• Solanum tuberosum;
  • Solanaceae;
  • potato;
  • antisense;
  • cold sweetening;
  • sucrose;
  • sucrose phosphate synthase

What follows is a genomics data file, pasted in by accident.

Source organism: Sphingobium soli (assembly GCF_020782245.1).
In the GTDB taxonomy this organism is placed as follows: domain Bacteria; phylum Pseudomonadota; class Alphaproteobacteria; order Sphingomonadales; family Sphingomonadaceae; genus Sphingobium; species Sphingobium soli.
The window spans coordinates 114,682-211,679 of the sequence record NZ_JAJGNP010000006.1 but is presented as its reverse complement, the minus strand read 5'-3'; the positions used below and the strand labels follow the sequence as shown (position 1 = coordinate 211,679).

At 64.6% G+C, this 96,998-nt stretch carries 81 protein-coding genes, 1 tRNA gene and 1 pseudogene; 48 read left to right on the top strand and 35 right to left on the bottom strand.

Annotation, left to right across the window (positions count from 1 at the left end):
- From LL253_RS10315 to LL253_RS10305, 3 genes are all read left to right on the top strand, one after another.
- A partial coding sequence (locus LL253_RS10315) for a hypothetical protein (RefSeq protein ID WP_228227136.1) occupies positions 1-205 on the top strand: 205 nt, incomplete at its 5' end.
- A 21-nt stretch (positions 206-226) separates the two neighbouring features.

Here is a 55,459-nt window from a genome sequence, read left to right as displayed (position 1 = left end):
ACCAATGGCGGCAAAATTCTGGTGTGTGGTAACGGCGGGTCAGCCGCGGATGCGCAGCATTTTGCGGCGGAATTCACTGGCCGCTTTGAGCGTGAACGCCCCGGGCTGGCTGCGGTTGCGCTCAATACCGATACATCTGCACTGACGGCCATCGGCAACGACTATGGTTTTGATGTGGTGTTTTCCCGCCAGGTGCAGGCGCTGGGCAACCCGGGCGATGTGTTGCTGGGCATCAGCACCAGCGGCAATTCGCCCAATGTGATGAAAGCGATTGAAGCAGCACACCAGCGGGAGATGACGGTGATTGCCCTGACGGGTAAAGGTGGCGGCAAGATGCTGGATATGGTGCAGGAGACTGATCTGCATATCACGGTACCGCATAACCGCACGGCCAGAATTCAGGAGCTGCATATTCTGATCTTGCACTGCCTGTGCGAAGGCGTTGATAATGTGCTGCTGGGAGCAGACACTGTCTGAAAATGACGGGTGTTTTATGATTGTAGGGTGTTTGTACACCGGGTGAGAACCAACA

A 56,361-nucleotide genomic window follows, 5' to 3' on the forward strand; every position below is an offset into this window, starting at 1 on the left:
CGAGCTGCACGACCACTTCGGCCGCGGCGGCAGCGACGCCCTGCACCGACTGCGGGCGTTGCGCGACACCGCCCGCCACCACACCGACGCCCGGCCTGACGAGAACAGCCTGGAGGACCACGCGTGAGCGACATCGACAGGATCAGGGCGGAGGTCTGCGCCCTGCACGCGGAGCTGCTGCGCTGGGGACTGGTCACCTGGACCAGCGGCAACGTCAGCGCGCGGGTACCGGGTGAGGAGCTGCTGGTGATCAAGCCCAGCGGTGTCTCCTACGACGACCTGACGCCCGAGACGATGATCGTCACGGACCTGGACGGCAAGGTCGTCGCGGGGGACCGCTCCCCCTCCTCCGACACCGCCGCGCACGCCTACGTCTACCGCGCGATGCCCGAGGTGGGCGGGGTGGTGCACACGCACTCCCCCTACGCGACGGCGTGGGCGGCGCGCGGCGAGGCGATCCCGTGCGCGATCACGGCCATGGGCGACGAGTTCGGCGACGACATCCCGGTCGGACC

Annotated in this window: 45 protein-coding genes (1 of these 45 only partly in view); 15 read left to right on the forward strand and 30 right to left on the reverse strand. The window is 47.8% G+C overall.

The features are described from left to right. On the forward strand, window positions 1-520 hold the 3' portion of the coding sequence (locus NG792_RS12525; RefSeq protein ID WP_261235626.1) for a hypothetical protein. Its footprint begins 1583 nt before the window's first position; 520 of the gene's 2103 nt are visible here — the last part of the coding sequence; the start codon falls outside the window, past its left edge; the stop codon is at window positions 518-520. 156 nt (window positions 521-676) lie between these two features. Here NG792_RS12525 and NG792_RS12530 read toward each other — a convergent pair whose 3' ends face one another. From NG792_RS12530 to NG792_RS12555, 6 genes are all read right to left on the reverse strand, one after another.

Transfer of potato tubers to low temperature leads after 2–4 d to a stimulation of sucrose synthesis, a decline of hexose-phosphates and a change in the kinetic properties, and the appearance of a new form of sucrose phosphate synthase (SPS). Antisense and co-suppression transformants with a 70–80% reduction in SPS expression have been used to analyse the contribution of SPS to the control of cold sweetening. The rate of sucrose synthesis in cold-stored tubers was investigated by measuring the accumulation of sugars, by injecting labelled glucose of high specific activity into intact tubers, and by providing 50 mol m–3 labelled glucose to fresh tuber slices from cold-stored tubers. A 70–80% decrease of SPS expression resulted in a reproducible but non-proportional (10–40%) decrease of soluble sugars in cold-stored tubers, and a non-proportional (about 25%) inhibition of label incorporation into sucrose, increased labelling of respiratory intermediates and carbon dioxide, and increased labelling of glucans. The maximum activity of SPS is 50-fold higher than the net rate of sugar accumulation in wild-type tubers, and decreased expression of SPS in the transformants was partly compensated for increased levels of hexose-phosphates. It is concluded that SPS expression per se does not control sugar synthesis. Rather, a comparison of the in vitro properties of SPS with the estimated in vivo concentrations of effectors shows that SPS is strongly substrate limited in vivo. Alterations in the kinetic properties of SPS, such as occur in response to low temperature, will provide a more effective way to stimulate sucrose synthesis than changes of SPS expression.